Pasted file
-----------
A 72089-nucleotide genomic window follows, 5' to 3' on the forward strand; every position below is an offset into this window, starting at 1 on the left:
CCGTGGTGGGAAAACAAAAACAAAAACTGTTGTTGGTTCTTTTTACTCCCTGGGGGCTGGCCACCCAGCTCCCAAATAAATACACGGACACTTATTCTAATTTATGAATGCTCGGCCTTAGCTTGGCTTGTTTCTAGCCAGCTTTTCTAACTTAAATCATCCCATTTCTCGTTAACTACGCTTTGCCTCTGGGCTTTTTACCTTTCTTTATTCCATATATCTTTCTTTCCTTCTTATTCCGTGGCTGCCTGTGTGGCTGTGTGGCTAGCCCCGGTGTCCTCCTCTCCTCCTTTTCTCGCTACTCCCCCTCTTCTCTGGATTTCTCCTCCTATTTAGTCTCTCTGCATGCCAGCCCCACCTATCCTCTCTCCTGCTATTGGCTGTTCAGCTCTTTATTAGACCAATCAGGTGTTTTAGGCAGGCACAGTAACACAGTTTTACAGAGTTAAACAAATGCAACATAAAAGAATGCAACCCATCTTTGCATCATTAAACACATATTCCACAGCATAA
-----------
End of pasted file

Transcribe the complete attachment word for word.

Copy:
A 72089-nucleotide genomic window follows, 5' to 3' on the forward strand; every position below is an offset into this window, starting at 1 on the left:
CCGTGGTGGGAAAACAAAAACAAAAACTGTTGTTGGTTCTTTTTACTCCCTGGGGGCTGGCCACCCAGCTCCCAAATAAATACACGGACACTTATTCTAATTTATGAATGCTCGGCCTTAGCTTGGCTTGTTTCTAGCCAGCTTTTCTAACTTAAATCATCCCATTTCTCGTTAACTACGCTTTGCCTCTGGGCTTTTTACCTTTCTTTATTCCATATATCTTTCTTTCCTTCTTATTCCGTGGCTGCCTGTGTGGCTGTGTGGCTAGCCCCGGTGTCCTCCTCTCCTCCTTTTCTCGCTACTCCCCCTCTTCTCTGGATTTCTCCTCCTATTTAGTCTCTCTGCATGCCAGCCCCACCTATCCTCTCTCCTGCTATTGGCTGTTCAGCTCTTTATTAGACCAATCAGGTGTTTTAGGCAGGCACAGTAACACAGTTTTACAGAGTTAAACAAATGCAACATAAAAGAATGCAACCCATCTTTGCATCATTAAACACATATTCCACAGCATAA